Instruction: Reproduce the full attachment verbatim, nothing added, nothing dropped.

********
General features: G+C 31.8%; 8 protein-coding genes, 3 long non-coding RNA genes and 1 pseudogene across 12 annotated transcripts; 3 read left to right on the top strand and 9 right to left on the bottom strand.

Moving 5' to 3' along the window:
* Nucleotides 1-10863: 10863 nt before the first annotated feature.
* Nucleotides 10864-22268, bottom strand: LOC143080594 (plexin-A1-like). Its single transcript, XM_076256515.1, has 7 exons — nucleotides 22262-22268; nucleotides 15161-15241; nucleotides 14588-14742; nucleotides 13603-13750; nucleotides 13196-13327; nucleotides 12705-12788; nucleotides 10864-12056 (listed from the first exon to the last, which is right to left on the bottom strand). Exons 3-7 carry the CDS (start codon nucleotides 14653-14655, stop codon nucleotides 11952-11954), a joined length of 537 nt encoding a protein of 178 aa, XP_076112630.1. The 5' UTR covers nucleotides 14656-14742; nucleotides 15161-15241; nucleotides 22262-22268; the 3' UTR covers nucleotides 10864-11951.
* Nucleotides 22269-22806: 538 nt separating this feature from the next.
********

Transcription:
General features: G+C 31.8%; 8 protein-coding genes, 3 long non-coding RNA genes and 1 pseudogene across 12 annotated transcripts; 3 read left to right on the top strand and 9 right to left on the bottom strand.

Moving 5' to 3' along the window:
* Nucleotides 1-10863: 10863 nt before the first annotated feature.
* Nucleotides 10864-22268, bottom strand: LOC143080594 (plexin-A1-like). Its single transcript, XM_076256515.1, has 7 exons — nucleotides 22262-22268; nucleotides 15161-15241; nucleotides 14588-14742; nucleotides 13603-13750; nucleotides 13196-13327; nucleotides 12705-12788; nucleotides 10864-12056 (listed from the first exon to the last, which is right to left on the bottom strand). Exons 3-7 carry the CDS (start codon nucleotides 14653-14655, stop codon nucleotides 11952-11954), a joined length of 537 nt encoding a protein of 178 aa, XP_076112630.1. The 5' UTR covers nucleotides 14656-14742; nucleotides 15161-15241; nucleotides 22262-22268; the 3' UTR covers nucleotides 10864-11951.
* Nucleotides 22269-22806: 538 nt separating this feature from the next.